Last week, the Taliban pushed their way toward Lashkar Gah, the capital of Helmand Province, the closest they have ever gotten to taking it. Our reporters visited the area shortly after the U.S. troop withdrawal got underway.

At one point after the offensive began, the Helmand River was the only barrier keeping the Taliban from overrunning government positions until U.S. and Afghan airstrikes and Afghan troops pushed the Taliban back. The insurgents struck elsewhere in the country at roughly the same time, taking several Afghan Army bases in the north.

“They won’t leave us,” Capt. Shir Agha Safi said of the Americans, not coming to terms with their departure. Their presence is still ingrained into almost every part of the war.

THE LATEST NEWS

Elon Musk announced that Tesla would stop accepting Bitcoin as payment for cars, citing environmental reasons.

Boeing said it received approval from U.S. aviation authorities for proposed fixes to an electrical problem that grounded a portion of its troubled 737 Max fleet for more than a month

While China and the U.S. are grappling with falling birthrates, Germany has bucked the trend with a rise in births nine months after its first pandemic lockdown, a testament to recent family-friendly policies and higher migration.

Puppies and kittens shipped in packages across China have ended up dead, distressed or infected, spurring outrage.

Ethiopian authorities have detained journalists without charges and revoked the accreditation of a New York Times reporter writing about the conflict in Tigray.

Rolling blackouts hit Taiwan after an accident at a power plant.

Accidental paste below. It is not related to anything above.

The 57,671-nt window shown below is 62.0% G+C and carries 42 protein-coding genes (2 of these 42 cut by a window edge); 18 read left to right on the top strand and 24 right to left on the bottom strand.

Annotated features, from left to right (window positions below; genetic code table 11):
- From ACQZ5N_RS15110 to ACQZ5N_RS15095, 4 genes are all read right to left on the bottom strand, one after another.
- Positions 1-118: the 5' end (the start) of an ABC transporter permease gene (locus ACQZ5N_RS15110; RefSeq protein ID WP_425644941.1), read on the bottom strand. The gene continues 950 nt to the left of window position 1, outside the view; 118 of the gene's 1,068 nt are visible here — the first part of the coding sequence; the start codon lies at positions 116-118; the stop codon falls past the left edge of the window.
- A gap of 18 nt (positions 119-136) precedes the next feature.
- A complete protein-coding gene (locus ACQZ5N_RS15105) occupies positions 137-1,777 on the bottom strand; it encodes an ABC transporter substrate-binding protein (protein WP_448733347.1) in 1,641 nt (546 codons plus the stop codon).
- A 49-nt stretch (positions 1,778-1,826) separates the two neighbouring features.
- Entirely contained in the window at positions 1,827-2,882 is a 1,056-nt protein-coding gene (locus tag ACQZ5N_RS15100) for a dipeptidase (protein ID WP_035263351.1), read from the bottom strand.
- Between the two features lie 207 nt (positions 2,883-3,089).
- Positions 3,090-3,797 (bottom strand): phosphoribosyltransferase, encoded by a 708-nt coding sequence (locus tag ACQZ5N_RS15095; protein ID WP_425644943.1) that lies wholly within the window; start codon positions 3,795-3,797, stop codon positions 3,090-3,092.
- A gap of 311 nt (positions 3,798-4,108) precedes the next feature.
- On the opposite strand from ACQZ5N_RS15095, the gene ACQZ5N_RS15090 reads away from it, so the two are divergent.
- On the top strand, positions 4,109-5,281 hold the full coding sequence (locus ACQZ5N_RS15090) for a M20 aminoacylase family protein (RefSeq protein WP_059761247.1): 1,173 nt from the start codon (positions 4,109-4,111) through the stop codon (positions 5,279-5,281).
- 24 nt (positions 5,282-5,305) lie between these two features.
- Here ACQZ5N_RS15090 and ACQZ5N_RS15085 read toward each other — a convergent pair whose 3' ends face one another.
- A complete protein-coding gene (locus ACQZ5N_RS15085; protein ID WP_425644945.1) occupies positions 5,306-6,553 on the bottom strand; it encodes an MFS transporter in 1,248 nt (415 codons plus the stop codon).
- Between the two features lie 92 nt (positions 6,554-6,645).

A Morning Read

Only 44 people are said to have reached the summit of all 14 of the world’s highest mountains. Now researchers are raising doubts about their accomplishments, and studying all the key ascents to place climbers in precise locations. At the center of the debate is the definition of a summit.

ARTS AND IDEAS

How to handle the return of socializing

Philip Galanes writes a Times column called Social Q’s, and he frequently gets a version of the question “How can I deal with the tensions around the resumption of social life?” Many people are ready to return to prepandemic activities, while others are not.

Philip’s main advice: “Be nice to yourself, take care of the people you love and be as compassionate as you can.” That includes being honest about disagreements — and doing so in person or by phone rather than by text.

And it’s OK to take it easy. As the author Celeste Headlee told NPR, “We have been under such a cognitive load over the past year or so that there just may not be the space for two things in one day.”

PLAY, WATCH, EAT

What to Cook

Chewy, gooey, crisp and crunchy: Here are our best recipes for chocolate chip cookies, including one adapted from Jacques Torres.

What to Read

Sarah Schulman’s book “Let the Record Show” is a history of Act Up, the AIDS protest group.

How to Deal

Join our 10-Day Fresh Start Challenge. Sign up, and starting Monday, we’ll send one or two messages a day to help you take small steps toward building healthy habits.

Now Time to Play

Here’s today’s Mini Crossword, and a clue: Habitat for a worm (four letters).

And here is today’s Spelling Bee.

You can find all our puzzles here.

That’s it for today’s briefing. See you next time. — Melina

P.S. The Times received 203 awards in this year’s Society for News Design print competition, including two gold medals.

The latest episode of “The Daily” is about the Israeli-Palestinian crisis.

Claire Moses wrote the Arts and Ideas. You can reach Melina and the team at [email protected].